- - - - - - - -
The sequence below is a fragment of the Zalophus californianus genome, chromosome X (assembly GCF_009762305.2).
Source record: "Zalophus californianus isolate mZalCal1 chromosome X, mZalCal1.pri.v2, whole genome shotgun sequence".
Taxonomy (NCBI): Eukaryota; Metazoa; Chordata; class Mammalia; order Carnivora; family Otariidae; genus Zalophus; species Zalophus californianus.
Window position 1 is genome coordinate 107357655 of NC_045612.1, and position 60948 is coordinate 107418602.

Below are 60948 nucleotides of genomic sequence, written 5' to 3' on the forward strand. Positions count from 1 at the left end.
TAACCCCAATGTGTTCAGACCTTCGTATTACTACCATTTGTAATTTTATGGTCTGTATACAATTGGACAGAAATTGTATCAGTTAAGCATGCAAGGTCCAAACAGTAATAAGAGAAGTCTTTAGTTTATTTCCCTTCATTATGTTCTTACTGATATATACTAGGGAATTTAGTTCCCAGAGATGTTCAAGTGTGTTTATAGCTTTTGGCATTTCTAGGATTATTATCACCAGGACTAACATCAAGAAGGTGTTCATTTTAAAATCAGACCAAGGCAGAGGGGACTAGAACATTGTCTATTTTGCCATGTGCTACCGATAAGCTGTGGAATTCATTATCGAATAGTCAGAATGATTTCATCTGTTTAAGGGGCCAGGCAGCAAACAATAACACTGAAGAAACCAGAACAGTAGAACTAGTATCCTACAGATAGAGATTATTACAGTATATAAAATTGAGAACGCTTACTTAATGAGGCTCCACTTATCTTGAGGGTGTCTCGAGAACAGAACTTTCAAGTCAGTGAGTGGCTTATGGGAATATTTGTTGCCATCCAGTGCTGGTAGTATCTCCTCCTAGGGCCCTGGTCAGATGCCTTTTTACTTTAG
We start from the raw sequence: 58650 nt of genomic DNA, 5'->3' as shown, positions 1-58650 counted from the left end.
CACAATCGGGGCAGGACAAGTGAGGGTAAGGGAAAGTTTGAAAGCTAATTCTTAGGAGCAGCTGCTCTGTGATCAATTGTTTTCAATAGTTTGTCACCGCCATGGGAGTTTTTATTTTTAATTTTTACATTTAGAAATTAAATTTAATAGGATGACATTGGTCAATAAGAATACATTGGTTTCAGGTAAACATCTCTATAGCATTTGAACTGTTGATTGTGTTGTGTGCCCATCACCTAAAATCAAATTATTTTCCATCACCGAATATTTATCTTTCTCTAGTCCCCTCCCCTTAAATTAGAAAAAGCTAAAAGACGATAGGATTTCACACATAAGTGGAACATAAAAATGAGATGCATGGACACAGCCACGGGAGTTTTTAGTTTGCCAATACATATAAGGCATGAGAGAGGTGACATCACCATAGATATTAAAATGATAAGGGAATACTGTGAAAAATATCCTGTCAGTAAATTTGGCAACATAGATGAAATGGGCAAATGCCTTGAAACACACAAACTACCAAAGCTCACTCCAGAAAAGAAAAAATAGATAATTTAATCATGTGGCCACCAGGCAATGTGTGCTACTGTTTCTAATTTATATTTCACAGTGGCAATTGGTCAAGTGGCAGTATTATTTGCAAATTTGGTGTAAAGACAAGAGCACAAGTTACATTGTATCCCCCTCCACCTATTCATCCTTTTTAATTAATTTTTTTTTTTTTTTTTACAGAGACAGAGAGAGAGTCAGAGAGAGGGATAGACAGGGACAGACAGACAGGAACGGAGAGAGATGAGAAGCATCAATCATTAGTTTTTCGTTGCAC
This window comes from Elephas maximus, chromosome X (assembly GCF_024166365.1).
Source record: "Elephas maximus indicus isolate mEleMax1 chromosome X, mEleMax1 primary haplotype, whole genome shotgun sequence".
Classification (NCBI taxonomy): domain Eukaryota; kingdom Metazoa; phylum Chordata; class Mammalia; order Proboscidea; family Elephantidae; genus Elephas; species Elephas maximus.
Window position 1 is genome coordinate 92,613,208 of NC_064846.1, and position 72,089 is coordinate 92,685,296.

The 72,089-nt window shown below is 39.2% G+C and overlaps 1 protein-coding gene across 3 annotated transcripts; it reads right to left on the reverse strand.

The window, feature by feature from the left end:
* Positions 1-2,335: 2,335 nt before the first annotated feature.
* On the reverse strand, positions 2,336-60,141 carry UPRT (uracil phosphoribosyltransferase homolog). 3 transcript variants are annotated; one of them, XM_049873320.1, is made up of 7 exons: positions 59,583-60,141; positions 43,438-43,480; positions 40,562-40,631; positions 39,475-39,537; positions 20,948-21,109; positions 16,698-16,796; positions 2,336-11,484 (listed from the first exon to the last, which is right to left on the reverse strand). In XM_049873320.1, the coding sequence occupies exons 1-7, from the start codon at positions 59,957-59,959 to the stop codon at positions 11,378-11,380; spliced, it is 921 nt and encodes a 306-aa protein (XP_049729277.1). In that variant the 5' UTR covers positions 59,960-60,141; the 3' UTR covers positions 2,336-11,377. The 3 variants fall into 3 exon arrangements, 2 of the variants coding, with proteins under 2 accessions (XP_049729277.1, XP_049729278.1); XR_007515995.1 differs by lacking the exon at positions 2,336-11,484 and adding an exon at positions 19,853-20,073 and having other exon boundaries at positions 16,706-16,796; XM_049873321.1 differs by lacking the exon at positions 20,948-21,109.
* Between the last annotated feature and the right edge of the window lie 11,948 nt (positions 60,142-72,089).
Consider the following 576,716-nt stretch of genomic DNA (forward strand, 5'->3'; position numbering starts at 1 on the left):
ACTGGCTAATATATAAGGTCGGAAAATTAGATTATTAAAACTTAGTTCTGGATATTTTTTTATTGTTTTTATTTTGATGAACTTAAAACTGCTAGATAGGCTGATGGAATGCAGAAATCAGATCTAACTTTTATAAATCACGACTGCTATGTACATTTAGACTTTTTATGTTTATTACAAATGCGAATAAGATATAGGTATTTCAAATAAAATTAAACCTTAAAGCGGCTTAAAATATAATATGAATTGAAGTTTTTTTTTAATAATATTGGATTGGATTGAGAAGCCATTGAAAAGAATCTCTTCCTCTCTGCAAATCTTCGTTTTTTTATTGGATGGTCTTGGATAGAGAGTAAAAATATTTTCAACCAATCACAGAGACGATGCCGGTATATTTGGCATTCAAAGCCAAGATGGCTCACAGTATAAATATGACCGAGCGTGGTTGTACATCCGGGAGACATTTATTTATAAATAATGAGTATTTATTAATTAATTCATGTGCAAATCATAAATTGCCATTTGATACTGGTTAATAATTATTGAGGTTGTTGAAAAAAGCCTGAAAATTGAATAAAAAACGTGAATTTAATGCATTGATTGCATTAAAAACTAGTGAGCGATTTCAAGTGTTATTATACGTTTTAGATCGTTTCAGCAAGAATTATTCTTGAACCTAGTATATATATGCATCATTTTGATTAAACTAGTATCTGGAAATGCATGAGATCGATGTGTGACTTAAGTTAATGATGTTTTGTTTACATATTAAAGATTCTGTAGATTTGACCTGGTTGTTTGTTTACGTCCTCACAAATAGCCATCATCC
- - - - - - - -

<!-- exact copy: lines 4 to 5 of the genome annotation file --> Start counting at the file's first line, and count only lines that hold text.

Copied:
Window position 1 is genome coordinate 107357655 of NC_045612.1, and position 60948 is coordinate 107418602.

Below are 60948 nucleotides of genomic sequence, written 5' to 3' on the forward strand. Positions count from 1 at the left end.